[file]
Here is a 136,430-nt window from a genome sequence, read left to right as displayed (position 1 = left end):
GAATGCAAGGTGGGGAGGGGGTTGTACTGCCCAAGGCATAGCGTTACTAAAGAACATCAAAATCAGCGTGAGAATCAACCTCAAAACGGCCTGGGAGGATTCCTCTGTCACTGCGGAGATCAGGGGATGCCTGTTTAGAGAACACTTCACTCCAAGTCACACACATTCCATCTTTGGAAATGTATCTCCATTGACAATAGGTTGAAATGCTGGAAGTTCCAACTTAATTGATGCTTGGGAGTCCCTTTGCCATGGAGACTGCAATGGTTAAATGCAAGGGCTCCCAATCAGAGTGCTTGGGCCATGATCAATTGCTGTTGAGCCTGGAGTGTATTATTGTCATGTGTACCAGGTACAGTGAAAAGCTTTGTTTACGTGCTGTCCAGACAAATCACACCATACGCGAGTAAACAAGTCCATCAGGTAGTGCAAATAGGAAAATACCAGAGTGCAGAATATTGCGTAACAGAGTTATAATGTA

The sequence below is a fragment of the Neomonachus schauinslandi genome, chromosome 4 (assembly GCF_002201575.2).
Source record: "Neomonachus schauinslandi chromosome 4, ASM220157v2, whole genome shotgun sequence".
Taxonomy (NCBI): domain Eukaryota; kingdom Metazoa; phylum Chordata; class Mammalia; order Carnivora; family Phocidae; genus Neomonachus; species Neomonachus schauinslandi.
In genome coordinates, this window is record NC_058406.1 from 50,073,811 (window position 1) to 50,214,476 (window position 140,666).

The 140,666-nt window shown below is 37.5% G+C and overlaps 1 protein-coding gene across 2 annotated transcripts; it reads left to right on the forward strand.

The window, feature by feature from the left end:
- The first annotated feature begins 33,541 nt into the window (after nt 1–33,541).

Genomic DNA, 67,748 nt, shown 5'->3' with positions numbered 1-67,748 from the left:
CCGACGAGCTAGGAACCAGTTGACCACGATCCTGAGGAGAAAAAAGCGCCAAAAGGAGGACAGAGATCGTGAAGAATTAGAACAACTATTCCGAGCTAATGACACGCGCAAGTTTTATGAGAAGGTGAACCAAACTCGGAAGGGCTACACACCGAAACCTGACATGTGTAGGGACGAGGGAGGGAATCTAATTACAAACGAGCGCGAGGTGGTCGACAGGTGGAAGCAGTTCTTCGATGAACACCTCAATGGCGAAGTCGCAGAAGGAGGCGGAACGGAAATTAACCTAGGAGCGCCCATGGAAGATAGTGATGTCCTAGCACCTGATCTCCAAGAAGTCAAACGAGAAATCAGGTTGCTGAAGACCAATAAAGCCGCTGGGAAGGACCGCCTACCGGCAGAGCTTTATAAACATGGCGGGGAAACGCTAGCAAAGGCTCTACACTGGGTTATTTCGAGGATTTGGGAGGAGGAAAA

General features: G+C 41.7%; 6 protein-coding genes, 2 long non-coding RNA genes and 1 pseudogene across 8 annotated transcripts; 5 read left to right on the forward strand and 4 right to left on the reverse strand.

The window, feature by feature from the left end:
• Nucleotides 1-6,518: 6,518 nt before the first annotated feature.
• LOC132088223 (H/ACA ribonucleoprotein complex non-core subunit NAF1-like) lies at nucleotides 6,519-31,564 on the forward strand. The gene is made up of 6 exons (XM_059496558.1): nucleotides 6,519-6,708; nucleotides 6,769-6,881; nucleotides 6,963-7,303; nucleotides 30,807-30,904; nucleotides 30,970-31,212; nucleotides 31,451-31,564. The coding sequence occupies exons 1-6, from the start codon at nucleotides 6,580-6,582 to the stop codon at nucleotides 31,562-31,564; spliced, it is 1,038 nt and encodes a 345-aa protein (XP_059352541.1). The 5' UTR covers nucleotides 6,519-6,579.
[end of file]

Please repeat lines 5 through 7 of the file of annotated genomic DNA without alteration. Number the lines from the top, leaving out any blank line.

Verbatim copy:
Taxonomy (NCBI): domain Eukaryota; kingdom Metazoa; phylum Chordata; class Mammalia; order Carnivora; family Phocidae; genus Neomonachus; species Neomonachus schauinslandi.
In genome coordinates, this window is record NC_058406.1 from 50,073,811 (window position 1) to 50,214,476 (window position 140,666).

The 140,666-nt window shown below is 37.5% G+C and overlaps 1 protein-coding gene across 2 annotated transcripts; it reads left to right on the forward strand.